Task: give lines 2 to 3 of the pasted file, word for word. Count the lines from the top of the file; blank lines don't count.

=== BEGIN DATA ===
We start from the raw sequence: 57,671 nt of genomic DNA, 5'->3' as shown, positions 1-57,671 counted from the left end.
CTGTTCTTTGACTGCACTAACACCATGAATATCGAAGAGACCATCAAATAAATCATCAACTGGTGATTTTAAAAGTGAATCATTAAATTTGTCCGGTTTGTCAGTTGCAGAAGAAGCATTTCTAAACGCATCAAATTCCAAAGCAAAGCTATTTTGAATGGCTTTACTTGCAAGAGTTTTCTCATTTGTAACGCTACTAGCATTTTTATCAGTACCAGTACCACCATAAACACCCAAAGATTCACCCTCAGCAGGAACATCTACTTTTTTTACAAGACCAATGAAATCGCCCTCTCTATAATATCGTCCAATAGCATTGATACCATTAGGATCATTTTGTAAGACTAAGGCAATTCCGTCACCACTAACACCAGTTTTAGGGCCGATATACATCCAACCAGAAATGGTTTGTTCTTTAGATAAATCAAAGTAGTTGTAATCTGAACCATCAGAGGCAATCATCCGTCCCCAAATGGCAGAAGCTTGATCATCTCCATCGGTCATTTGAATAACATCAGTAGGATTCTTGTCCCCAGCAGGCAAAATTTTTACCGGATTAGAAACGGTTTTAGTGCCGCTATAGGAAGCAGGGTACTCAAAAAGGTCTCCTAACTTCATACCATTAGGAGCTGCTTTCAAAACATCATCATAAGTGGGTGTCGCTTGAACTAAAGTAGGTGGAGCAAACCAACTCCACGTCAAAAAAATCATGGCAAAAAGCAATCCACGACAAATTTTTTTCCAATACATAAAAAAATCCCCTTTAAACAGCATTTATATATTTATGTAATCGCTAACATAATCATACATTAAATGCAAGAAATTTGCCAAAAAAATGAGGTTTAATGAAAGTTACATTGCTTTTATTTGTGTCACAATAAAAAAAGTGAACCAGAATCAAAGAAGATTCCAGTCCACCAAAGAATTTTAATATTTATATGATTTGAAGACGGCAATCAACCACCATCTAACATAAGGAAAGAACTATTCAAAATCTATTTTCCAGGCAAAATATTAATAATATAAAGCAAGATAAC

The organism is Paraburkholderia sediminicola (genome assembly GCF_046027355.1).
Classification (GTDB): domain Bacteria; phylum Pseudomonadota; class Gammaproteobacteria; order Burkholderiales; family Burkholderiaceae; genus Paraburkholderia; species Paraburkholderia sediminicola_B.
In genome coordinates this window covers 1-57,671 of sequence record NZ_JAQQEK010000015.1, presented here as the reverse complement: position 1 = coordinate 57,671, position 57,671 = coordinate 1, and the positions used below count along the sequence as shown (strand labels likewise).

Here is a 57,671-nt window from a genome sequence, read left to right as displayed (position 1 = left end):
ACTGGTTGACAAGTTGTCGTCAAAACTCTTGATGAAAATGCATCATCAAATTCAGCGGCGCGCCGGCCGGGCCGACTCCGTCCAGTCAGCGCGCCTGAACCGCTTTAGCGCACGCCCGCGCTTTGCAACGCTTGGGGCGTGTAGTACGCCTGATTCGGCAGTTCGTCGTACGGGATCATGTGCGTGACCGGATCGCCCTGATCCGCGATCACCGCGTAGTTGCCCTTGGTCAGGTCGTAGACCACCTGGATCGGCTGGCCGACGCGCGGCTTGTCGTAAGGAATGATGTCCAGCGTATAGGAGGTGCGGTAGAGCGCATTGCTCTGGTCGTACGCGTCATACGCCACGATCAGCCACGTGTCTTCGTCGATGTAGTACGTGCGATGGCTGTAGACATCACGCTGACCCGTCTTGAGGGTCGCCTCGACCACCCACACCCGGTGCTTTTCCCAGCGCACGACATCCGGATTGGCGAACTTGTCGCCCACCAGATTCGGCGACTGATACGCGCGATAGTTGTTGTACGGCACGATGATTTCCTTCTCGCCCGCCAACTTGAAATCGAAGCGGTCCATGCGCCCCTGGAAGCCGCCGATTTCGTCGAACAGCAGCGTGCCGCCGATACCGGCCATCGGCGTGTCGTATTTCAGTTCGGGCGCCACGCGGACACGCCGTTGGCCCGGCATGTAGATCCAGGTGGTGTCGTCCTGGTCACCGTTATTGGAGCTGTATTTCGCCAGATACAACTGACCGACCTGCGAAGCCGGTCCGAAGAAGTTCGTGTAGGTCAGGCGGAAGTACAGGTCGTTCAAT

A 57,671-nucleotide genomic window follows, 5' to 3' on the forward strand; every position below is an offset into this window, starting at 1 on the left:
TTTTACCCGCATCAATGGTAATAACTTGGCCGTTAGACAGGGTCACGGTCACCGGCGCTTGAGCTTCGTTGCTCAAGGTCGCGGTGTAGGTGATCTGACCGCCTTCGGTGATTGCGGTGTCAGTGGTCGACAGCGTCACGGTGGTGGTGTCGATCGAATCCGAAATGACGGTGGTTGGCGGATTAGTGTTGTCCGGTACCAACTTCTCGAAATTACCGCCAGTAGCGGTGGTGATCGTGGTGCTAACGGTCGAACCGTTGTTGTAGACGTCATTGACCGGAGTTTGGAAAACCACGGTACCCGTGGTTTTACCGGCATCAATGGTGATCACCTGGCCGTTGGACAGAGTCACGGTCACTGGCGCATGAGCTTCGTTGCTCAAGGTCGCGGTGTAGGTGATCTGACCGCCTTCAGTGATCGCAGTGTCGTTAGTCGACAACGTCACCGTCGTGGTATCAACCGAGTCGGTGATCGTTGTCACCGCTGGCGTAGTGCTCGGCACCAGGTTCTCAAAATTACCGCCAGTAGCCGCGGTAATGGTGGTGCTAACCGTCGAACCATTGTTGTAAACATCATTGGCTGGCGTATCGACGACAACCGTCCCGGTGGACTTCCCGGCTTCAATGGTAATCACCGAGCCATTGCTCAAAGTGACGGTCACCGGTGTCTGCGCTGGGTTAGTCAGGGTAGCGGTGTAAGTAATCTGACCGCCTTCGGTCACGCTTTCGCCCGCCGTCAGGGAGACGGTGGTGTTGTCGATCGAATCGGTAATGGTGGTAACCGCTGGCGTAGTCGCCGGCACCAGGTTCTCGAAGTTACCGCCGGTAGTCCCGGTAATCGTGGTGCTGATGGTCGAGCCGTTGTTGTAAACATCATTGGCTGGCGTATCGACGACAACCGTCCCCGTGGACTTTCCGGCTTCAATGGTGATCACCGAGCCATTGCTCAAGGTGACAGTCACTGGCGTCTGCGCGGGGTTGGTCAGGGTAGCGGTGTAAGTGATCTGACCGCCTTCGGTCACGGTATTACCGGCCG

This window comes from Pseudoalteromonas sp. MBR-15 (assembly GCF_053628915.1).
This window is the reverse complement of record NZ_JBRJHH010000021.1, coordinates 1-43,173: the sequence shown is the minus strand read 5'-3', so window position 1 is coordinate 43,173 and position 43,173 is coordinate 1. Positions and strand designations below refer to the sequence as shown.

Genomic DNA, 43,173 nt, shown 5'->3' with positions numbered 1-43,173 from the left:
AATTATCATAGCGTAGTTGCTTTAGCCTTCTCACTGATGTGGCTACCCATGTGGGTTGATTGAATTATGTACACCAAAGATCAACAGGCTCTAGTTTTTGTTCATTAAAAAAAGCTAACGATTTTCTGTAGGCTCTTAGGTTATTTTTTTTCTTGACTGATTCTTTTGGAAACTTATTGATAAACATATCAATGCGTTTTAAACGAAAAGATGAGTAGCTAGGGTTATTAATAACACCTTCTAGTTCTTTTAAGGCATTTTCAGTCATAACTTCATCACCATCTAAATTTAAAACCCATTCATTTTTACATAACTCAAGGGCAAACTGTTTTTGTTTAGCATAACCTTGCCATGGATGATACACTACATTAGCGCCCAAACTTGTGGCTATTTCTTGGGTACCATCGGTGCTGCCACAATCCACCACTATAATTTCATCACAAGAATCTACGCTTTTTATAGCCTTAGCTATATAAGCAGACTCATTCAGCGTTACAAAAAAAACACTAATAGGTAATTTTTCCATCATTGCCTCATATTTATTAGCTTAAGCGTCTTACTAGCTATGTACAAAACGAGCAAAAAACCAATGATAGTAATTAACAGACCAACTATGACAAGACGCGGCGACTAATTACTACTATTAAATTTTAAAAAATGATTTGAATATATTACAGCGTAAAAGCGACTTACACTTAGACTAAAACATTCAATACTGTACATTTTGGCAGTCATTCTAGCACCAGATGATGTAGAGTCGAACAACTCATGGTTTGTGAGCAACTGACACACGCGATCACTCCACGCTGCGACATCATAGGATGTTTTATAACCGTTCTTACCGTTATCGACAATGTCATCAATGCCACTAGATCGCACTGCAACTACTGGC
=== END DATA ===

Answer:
CTGTTCTTTGACTGCACTAACACCATGAATATCGAAGAGACCATCAAATAAATCATCAACTGGTGATTTTAAAAGTGAATCATTAAATTTGTCCGGTTTGTCAGTTGCAGAAGAAGCATTTCTAAACGCATCAAATTCCAAAGCAAAGCTATTTTGAATGGCTTTACTTGCAAGAGTTTTCTCATTTGTAACGCTACTAGCATTTTTATCAGTACCAGTACCACCATAAACACCCAAAGATTCACCCTCAGCAGGAACATCTACTTTTTTTACAAGACCAATGAAATCGCCCTCTCTATAATATCGTCCAATAGCATTGATACCATTAGGATCATTTTGTAAGACTAAGGCAATTCCGTCACCACTAACACCAGTTTTAGGGCCGATATACATCCAACCAGAAATGGTTTGTTCTTTAGATAAATCAAAGTAGTTGTAATCTGAACCATCAGAGGCAATCATCCGTCCCCAAATGGCAGAAGCTTGATCATCTCCATCGGTCATTTGAATAACATCAGTAGGATTCTTGTCCCCAGCAGGCAAAATTTTTACCGGATTAGAAACGGTTTTAGTGCCGCTATAGGAAGCAGGGTACTCAAAAAGGTCTCCTAACTTCATACCATTAGGAGCTGCTTTCAAAACATCATCATAAGTGGGTGTCGCTTGAACTAAAGTAGGTGGAGCAAACCAACTCCACGTCAAAAAAATCATGGCAAAAAGCAATCCACGACAAATTTTTTTCCAATACATAAAAAAATCCCCTTTAAACAGCATTTATATATTTATGTAATCGCTAACATAATCATACATTAAATGCAAGAAATTTGCCAAAAAAATGAGGTTTAATGAAAGTTACATTGCTTTTATTTGTGTCACAATAAAAAAAGTGAACCAGAATCAAAGAAGATTCCAGTCCACCAAAGAATTTTAATATTTATATGATTTGAAGACGGCAATCAACCACCATCTAACATAAGGAAAGAACTATTCAAAATCTATTTTCCAGGCAAAATATTAATAATATAAAGCAAGATAAC

The organism is Paraburkholderia sediminicola (genome assembly GCF_046027355.1).